This blog entry is intended to be a technical proposal, so you might need some knowledge on how Gentoo works if you want to follow it very well. I hope to be as clear as possible so that even non-technical users can read this, but I can’t guarantee it.
So you might or might not know (but if you are a Gentoo developer, and you don’t know, please leave your badge and CVS commit access on the table at the right of the door) that together with ebuilds, Manifests, ChangeLogs and files/ subdirectory, a package’s directory usually contain a
metadata.xml file. This file right now contains very little information, although it’s very important information: which herd the package belongs to, who is/are the maintainer(s) of the package, and an optional long description that couldn’t fit in the
DESCRIPTION variable of the ebuild. Optionally, you can encode them in different languages, although I see very little going on with that.
These are indeed metadata for the package, as they are data that describe the package. Good, then. Are there problems with this? I don’t.
So if we don’t have problems to solve we should be all set, right? No I don’t think so. As Doug pointed on #gentoo-dev a while ago, it’s very difficult to understand what generic USE flags do in a particular package. Sure you all can imagine that jpeg or png USE flags do in general, but what do they do in the particular case of CUPS for instance? Do they allow jpeg or png files to be printed? Do they allow the HTTP interface to use jpeg or png files?
This is not limited to CUPS and those USE flags. What does the minimal USE flag do for libcdio? And what does it do for vcdimager? And for other packages? While the general sense of “minimal” is clear – it cuts down the stuff that the package installs just to install the core of it, like a library for instance – the specific behaviour of the flag on a given package might require looking at the package.
Doug proposed to use use.local.desc more often, but the problem with that is that the file is already way too long, and you can’t really do much explanation with it, or you make it very very big. And it’s impossible to restrict the description of an USE flag per version.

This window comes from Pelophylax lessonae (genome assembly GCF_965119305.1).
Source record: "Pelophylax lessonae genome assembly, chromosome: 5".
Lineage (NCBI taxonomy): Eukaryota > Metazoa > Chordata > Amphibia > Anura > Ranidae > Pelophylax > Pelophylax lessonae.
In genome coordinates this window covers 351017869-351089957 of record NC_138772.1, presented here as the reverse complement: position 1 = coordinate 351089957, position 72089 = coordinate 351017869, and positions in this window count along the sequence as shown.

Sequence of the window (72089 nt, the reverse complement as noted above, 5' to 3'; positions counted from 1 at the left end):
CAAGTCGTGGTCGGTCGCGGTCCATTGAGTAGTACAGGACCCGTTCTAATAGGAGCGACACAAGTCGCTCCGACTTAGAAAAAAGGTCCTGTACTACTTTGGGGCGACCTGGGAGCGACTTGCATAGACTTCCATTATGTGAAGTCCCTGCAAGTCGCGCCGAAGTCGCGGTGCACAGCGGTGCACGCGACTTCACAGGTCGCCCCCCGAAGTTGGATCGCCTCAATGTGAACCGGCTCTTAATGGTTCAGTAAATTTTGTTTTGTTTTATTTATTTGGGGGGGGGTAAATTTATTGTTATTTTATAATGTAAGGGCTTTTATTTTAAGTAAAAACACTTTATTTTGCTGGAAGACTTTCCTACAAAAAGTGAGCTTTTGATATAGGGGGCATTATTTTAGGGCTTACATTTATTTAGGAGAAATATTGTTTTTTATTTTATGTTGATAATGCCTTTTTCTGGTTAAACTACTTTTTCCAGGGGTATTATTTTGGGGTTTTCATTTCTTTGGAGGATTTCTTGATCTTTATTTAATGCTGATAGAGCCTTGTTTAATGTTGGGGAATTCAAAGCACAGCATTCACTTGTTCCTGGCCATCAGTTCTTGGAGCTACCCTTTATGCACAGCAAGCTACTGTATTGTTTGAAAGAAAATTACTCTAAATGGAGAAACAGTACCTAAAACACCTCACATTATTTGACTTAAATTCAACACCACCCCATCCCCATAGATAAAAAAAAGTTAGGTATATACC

Here is the problem then, how can represent enough information for this? Well, one way is to write extensive documentation for the package and add it to the Gentoo documentation. This works well for complex packages like, say, Apache, but it doesn’t scale well for simple packages that may not have documentation at all because they are not supposed to be directly used by users.
A possible solution is to consider the particular description of an USE flag for the package as metadata of that package, and, well, write down that information in
metadata.xml. I suppose the main problem here is that a lot of Gentoo developers despise XML in any form, without even considering that, while I actually hate any configuration file in XML, it’s quite easy to use it to represent information that needs to be accessed through many different means, as an interexchange format.
Anyway, this is just a proposal, feel free to comment if you want to say something about it; please avoid XML bashing in general, although feel free to comment if you think that it’s inappropriate its use in this context.
I suppose that for this proposal to be accepted, there are three main obstacles to overcome: the first is modifying the DTD to allow some tags to document the USE flags; the second is deciding if the flag in
metadata.xml is enough to skip IUSE.invalid warnings (by changing repoman in case), and the third is implementing the support for fetching the description of the USE flag in tools like ufed and similar.
I just hope this doesn’t have to become a GLEP to actually be used.